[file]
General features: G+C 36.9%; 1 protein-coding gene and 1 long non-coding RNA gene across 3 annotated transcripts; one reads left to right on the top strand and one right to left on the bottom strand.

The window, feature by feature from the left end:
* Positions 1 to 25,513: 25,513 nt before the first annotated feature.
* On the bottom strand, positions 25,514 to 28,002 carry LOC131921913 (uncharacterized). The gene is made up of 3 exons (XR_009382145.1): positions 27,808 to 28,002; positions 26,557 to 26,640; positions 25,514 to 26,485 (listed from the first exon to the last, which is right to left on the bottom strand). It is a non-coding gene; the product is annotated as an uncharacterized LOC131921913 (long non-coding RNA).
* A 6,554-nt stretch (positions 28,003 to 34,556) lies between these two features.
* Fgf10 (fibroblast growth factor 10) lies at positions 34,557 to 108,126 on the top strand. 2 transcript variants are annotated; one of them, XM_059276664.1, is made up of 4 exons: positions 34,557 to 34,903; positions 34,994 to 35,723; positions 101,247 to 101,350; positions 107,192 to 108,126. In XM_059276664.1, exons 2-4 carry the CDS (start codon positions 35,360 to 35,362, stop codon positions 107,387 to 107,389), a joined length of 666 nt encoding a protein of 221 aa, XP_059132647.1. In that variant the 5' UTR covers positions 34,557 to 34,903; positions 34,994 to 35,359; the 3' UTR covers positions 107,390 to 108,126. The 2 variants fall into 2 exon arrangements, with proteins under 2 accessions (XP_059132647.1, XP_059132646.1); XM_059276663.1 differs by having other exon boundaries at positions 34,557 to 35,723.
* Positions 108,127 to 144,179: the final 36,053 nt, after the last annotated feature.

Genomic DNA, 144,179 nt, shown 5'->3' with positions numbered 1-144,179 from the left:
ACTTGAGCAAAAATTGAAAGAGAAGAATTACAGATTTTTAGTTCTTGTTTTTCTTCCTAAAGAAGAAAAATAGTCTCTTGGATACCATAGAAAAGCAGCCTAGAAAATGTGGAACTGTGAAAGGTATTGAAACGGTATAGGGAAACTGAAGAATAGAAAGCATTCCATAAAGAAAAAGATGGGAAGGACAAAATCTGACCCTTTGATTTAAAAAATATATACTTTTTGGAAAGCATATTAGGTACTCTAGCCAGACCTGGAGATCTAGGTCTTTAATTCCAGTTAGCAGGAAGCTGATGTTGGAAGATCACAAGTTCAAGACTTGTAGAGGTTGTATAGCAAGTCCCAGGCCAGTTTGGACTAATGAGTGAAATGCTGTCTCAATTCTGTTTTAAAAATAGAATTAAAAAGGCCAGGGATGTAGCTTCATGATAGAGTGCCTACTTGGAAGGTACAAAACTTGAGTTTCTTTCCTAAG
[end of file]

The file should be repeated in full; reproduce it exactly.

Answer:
General features: G+C 36.9%; 1 protein-coding gene and 1 long non-coding RNA gene across 3 annotated transcripts; one reads left to right on the top strand and one right to left on the bottom strand.

The window, feature by feature from the left end:
* Positions 1 to 25,513: 25,513 nt before the first annotated feature.
* On the bottom strand, positions 25,514 to 28,002 carry LOC131921913 (uncharacterized). The gene is made up of 3 exons (XR_009382145.1): positions 27,808 to 28,002; positions 26,557 to 26,640; positions 25,514 to 26,485 (listed from the first exon to the last, which is right to left on the bottom strand). It is a non-coding gene; the product is annotated as an uncharacterized LOC131921913 (long non-coding RNA).
* A 6,554-nt stretch (positions 28,003 to 34,556) lies between these two features.
* Fgf10 (fibroblast growth factor 10) lies at positions 34,557 to 108,126 on the top strand. 2 transcript variants are annotated; one of them, XM_059276664.1, is made up of 4 exons: positions 34,557 to 34,903; positions 34,994 to 35,723; positions 101,247 to 101,350; positions 107,192 to 108,126. In XM_059276664.1, exons 2-4 carry the CDS (start codon positions 35,360 to 35,362, stop codon positions 107,387 to 107,389), a joined length of 666 nt encoding a protein of 221 aa, XP_059132647.1. In that variant the 5' UTR covers positions 34,557 to 34,903; positions 34,994 to 35,359; the 3' UTR covers positions 107,390 to 108,126. The 2 variants fall into 2 exon arrangements, with proteins under 2 accessions (XP_059132647.1, XP_059132646.1); XM_059276663.1 differs by having other exon boundaries at positions 34,557 to 35,723.
* Positions 108,127 to 144,179: the final 36,053 nt, after the last annotated feature.

Genomic DNA, 144,179 nt, shown 5'->3' with positions numbered 1-144,179 from the left:
ACTTGAGCAAAAATTGAAAGAGAAGAATTACAGATTTTTAGTTCTTGTTTTTCTTCCTAAAGAAGAAAAATAGTCTCTTGGATACCATAGAAAAGCAGCCTAGAAAATGTGGAACTGTGAAAGGTATTGAAACGGTATAGGGAAACTGAAGAATAGAAAGCATTCCATAAAGAAAAAGATGGGAAGGACAAAATCTGACCCTTTGATTTAAAAAATATATACTTTTTGGAAAGCATATTAGGTACTCTAGCCAGACCTGGAGATCTAGGTCTTTAATTCCAGTTAGCAGGAAGCTGATGTTGGAAGATCACAAGTTCAAGACTTGTAGAGGTTGTATAGCAAGTCCCAGGCCAGTTTGGACTAATGAGTGAAATGCTGTCTCAATTCTGTTTTAAAAATAGAATTAAAAAGGCCAGGGATGTAGCTTCATGATAGAGTGCCTACTTGGAAGGTACAAAACTTGAGTTTCTTTCCTAAG